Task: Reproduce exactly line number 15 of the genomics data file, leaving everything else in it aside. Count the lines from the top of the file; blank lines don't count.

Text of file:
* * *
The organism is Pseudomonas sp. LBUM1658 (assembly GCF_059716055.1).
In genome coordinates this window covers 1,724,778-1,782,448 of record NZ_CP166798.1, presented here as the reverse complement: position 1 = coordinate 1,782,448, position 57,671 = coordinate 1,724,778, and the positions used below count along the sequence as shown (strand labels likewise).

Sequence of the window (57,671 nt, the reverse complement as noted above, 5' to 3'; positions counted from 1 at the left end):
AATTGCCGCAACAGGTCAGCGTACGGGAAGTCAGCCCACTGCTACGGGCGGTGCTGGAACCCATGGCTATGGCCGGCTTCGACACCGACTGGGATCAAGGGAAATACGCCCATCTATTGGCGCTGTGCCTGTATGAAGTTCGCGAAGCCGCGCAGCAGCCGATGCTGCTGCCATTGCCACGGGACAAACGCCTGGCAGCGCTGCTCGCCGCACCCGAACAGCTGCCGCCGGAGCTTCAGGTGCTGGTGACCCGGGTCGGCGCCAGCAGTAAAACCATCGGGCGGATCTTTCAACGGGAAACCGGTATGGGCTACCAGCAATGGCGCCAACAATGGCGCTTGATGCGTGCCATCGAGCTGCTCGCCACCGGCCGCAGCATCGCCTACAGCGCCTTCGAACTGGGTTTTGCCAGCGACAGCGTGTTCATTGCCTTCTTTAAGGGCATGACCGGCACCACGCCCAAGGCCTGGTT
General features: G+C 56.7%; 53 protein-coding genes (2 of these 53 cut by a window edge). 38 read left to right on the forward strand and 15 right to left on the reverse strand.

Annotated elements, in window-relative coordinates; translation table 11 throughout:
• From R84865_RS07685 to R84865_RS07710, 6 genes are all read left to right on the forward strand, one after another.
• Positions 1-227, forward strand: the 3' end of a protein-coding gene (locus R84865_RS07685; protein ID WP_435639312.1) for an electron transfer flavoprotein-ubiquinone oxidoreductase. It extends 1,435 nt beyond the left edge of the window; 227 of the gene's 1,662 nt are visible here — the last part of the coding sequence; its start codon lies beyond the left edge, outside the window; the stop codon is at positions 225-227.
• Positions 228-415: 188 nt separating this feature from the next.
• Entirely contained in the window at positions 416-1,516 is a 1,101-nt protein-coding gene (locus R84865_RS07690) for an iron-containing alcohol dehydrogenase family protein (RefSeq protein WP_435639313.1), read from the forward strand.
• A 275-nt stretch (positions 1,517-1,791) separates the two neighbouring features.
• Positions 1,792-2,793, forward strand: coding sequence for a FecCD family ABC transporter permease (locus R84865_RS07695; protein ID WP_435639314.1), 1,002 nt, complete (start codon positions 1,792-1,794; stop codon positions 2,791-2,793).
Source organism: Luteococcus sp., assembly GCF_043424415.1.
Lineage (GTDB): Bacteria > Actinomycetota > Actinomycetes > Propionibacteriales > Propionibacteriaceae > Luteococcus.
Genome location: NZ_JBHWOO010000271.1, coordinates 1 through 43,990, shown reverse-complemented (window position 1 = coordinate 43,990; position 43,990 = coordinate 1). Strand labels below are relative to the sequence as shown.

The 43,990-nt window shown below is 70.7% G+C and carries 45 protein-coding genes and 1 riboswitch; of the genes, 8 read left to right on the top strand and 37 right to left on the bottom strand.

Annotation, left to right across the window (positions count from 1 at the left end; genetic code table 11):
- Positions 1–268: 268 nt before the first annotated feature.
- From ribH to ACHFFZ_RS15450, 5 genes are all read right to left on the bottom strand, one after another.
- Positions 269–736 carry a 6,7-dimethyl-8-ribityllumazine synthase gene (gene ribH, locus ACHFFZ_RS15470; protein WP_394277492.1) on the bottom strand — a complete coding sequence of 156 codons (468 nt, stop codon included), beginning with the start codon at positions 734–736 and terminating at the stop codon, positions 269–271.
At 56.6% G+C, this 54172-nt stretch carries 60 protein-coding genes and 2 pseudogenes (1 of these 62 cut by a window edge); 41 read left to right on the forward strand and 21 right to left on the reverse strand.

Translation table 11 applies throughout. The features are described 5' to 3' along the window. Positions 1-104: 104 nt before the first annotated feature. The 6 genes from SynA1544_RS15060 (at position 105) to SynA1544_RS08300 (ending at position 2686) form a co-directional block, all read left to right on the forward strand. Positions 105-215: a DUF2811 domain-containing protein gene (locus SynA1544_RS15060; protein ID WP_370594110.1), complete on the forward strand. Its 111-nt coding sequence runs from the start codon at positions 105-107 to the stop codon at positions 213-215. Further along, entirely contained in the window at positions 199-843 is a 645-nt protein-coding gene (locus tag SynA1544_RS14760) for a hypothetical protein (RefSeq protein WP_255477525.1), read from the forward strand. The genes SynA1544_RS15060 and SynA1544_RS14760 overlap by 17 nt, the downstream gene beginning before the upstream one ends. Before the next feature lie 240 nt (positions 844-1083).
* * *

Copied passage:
Genome location: NZ_JBHWOO010000271.1, coordinates 1 through 43,990, shown reverse-complemented (window position 1 = coordinate 43,990; position 43,990 = coordinate 1). Strand labels below are relative to the sequence as shown.